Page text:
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ACM Blames the PC For Driving Women Away From Computer Science 329

Posted by timothy
from the how-you-slice-and-dice-the-factors dept.
theodp (442580) writes "Over at the Communications of the ACM, a new article — Computing's Narrow Focus May Hinder Women's Participation — suggests that Bill Gates and Steve Jobs should shoulder some of the blame for the dearth of women at Google, Facebook, Apple, Twitter and other tech companies. From the article: "Valerie Barr, chair of ACM's Council on Women in Computing (ACM-W), believes the retreat [of women from CS programs] was caused partly by the growth of personal computers. 'The students who graduated in 1984 were the last group to start college before there was personal computing. So if you were interested in bioinformatics, or computational economics, or quantitative anthropology, you really needed to be part of the computer science world. After personal computers, that wasn't true any more.'" So, does TIME's 1982 Machine of the Year deserve the bad rap? By the way, the ACM's Annual Report discusses its participation in an alliance which has helped convince Congress that there ought to be a federal law making CS a "core subject" for girls and boys: "Under the guidance of the Education Policy Committee, ACM continued its efforts to reshape the U.S. education system to see real computer science exist and count as a core graduation credit in U.S. high schools. Working with the CSTA, the National Center for Women and Information Technology, NSF, Microsoft, and Google, ACM helped launch a new public/private partnership under the leadership of Code.org to strengthen high school level computing courses, improve teacher training, engage states in bringing computer science into their core curriculum guidelines, and encourage more explicit federal recognition of computer science as a key discipline in STEM discussions.""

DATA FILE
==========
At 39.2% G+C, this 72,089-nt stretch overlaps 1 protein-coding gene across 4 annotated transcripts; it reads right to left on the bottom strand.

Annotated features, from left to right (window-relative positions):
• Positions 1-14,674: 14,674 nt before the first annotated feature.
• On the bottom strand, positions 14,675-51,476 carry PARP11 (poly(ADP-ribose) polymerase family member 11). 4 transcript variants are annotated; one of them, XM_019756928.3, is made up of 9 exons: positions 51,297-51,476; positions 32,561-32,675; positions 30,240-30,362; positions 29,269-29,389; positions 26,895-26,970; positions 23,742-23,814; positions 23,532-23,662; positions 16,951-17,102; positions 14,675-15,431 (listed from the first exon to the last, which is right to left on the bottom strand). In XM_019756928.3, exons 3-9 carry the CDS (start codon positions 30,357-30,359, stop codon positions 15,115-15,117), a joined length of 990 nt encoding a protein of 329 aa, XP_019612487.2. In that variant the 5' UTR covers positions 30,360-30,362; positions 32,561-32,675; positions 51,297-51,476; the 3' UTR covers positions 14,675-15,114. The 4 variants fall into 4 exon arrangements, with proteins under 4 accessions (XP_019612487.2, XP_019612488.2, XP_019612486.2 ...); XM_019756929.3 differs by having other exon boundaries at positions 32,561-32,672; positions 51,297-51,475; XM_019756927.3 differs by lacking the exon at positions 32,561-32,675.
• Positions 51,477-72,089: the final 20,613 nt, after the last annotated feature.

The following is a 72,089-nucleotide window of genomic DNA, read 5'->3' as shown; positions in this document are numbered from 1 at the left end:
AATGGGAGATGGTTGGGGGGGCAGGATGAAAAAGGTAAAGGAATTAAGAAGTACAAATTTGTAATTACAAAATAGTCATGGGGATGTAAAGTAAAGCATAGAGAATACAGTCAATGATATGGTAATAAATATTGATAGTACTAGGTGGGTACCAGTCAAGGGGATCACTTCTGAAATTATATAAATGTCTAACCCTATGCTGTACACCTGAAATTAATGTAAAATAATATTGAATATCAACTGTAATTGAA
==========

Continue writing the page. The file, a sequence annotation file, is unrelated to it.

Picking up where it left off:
+ - What came first, black holes or galaxies?

Submitted by StartsWithABang
StartsWithABang (3485481) writes "It was one of the most hotly contested questions for decades: we first expected and then found supermassive black holes at the centers of practically all large galaxies. But how did they get there? In particular, you could imagine it happening either way: either there was this top-down scenario, where large-scale structures formed first and fragmented into galaxies, forming black holes at their centers afterwards, or a bottom-up scenario, where small-scale structures dominate at the beginning, and larger ones only form later from the merger of these earlier, little ones. As it turns out, both of these play a role in our Universe, but as far as the question of what came first, black holes or galaxies, only one answer is right."

+ - Hacking Internet Connected Light Bulbs->

Submitted by Anonymous Coward
An anonymous reader writes "We've been calling it for years — connect everything in your house to the internet, and people will find a way to attack it. This post provides a technical walkthrough of how internet-connected lighting systems are vulnerable to outside attacks. Quoting: "With the Contiki installed Raven network interface we were in a position to monitor and inject network traffic into the LIFX mesh network. The protocol observed appeared to be, in the most part, unencrypted. This allowed us to easily dissect the protocol, craft messages to control the light bulbs and replay arbitrary packet payloads. ... Monitoring packets captured from the mesh network whilst adding new bulbs, we were able to identify the specific packets in which the WiFi network credentials were shared among the bulbs. The on-boarding process consists of the master bulb broadcasting for new bulbs on the network. A new bulb responds to the master and then requests the WiFi details to be transferred. The master bulb then broadcasts the WiFi details, encrypted, across the mesh network. The new bulb is then added to the list of available bulbs in the LIFX smart phone application.""